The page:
“But we must not be duped by this editorial buncombe about Liberalism going forth to Holy War against Tyranny.

“This is not Our War.”

Yet.

Cover of The Masses, September 1914

Cover of The Masses, September 1914

100 years ago this month, July 1914…

In England…

…Americans Gertrude Stein, 40, and her partner Alice B. Toklas, 37, are visiting London. They are hopeful that British publisher John Lane, 60, of Bodley Head will make good on his promise to publish Gertrude’s Three Lives. Most of literary London isn’t familiar with her writing, but both Lane’s wife and his friend, art critic Roger Fry, 47, have recommended her.

In exchange Lane introduces Gertrude and Alice to the magazine Blast, published by Wyndham Lewis, 31. On a trip to Cambridge, they meet and become friends with philosopher Alfred North Whitehead, 53. Alice says that when she meets a genius she hears bells and it has happened three times: When she met Gertrude almost seven years before, then Pablo Picasso, 32, the very next day, and now Alfred. After this encounter however–no more bells.

 

The catalog for John Lane's publishing house, Bodley Head.

The catalog for John Lane’s publishing house, Bodley Head.

Gertrude’s friend and supporter, American Mabel Dodge, 35, has encouraged her to meet with Lane, and Gertrude promised Mabel that she will “do her best to look like a genius” in London. They attend Lane’s Sunday afternoon salon, and, as she did in her own drawing room in Paris, Gertrude sits quietly listening until a topic arises that she is interested in, and then talks for hours in an uninterrupted flow. Alice just sits and listens.

At the end of the month, King George V holds a conference at Buckingham Palace to work out how to introduce Home Rule to Ireland without inciting a civil war. Leaders from both sides, the nationalists and the unionists, sit down together for the first time to talk things out, as civilized countries do.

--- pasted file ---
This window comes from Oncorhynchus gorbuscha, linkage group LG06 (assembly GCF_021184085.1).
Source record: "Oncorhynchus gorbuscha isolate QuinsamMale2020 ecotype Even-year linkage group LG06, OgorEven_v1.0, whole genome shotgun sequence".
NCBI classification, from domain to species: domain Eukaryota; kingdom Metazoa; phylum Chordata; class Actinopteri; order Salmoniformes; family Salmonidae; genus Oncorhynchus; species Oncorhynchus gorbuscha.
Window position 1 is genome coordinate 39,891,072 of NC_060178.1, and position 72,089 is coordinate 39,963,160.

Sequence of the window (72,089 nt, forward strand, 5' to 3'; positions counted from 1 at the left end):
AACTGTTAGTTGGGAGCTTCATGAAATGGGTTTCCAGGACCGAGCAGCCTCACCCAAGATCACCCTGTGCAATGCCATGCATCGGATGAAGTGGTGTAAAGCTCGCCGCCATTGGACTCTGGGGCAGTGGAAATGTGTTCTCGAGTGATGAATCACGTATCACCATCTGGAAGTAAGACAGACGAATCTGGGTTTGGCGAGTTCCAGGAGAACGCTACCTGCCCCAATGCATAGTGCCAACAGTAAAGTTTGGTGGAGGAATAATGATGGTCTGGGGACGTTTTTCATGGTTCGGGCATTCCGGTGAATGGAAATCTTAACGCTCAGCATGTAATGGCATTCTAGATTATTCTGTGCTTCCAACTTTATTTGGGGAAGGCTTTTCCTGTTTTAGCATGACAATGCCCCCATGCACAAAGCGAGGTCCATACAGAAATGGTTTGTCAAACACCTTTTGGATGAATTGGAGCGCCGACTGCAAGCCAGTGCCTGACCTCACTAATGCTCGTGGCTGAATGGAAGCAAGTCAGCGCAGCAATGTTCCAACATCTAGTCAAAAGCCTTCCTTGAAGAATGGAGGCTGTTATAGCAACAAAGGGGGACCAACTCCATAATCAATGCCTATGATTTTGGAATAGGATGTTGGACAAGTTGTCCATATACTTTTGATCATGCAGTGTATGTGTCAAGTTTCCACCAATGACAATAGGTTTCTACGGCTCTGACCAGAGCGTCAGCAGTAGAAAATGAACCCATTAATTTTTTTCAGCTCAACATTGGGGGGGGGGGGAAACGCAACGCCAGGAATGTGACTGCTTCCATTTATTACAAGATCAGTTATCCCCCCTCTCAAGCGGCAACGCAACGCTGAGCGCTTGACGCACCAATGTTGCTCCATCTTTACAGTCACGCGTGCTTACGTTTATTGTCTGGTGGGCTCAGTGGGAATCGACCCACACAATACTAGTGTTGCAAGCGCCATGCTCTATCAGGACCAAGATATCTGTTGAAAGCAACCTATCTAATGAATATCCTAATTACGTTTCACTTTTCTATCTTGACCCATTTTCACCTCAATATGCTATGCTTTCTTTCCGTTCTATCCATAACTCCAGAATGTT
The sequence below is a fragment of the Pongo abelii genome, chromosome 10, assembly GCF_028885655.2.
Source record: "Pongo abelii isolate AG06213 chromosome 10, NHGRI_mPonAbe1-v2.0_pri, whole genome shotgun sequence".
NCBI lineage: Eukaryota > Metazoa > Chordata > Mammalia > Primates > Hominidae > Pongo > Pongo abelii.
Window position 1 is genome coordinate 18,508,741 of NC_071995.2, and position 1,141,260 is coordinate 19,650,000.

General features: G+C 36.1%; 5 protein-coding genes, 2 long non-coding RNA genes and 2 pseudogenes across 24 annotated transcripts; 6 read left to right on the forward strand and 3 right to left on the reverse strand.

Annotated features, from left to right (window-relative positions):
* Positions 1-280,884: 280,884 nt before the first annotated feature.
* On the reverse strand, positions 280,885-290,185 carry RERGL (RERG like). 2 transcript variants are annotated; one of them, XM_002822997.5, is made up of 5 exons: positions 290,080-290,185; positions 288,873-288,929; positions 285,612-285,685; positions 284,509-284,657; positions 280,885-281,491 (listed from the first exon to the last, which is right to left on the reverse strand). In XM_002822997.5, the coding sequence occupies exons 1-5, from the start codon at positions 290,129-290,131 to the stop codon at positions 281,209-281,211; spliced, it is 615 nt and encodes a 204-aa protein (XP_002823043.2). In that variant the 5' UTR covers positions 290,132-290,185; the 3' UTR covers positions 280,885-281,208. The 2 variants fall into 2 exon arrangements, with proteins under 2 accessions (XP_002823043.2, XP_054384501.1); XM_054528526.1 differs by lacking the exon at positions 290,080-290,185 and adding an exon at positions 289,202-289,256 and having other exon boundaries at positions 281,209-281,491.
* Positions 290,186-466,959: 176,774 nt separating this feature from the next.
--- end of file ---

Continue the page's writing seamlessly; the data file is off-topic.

Also in London, American journalist and playwright George S. Kaufman, 24, has sailed over to take in the European sights. He manages to attend a meeting of suffragettes before taking off to visit the Netherlands and France.

In France…

…In addition to Kaufman, another newspaperman, New York Times drama critic Alexander Woollcott, 27, is in Paris to learn about theatre and interview legendary actress Sarah Bernhardt, 69. He’ll be heading home soon.

Gertrude’s brother Michael, 49, has lent 19 of their paintings by Henri Matisse, 44, to a German gallery. The artist had asked his friends to make the loan, assuring them that the gallery in Berlin was a perfectly safe place to send them.

Matisse’s Promenade des Oliviers which the Steins lent to a Berlin gallery in July 1914, and recently sold for £2.77 million in London

Matisse’s Promenade des Oliviers which the Steins lent to a Berlin gallery in July 1914, and recently sold for £2.77 million in London

On the 26th of the month, when Michael’s wife Sarah turns 44, the Tour de France ends with a victory by the incumbent champion, Belgian Philippe Thys, 24. Everyone is looking forward to next year’s race.

In America…

…at the New York Tribune, top columnist FPA [Franklin Pierce Adams, 32] is lobbying to get a full time reporting job for his protégé, George S Kaufman, on his way back from his European tour.

Alfred Stieglitz, 50, owner of the 291 Gallery, publishes a special issue, “What is 291?” of his magazine Camera Work, including a tribute to the writings of Gertrude Stein by her friend and American publicist Mabel Dodge.

Stieglitz's magazine Camera Work

Stieglitz’s magazine Camera Work

Dodge is also working on a longer essay, “The Secret of War,” which the socialist magazine The Masses is interested in publishing. Based on her recent experience in Europe, she writes that the secret of war is that “Men like fighting. That is the force behind the war… We have been saying for a long time that war isn’t civilized. We should have realized perhaps that civilization isn’t human… [Another truth is] just as deep and just as profound… Women don’t like war.”

What was happening 100 years ago, January 1914…

…In Ireland?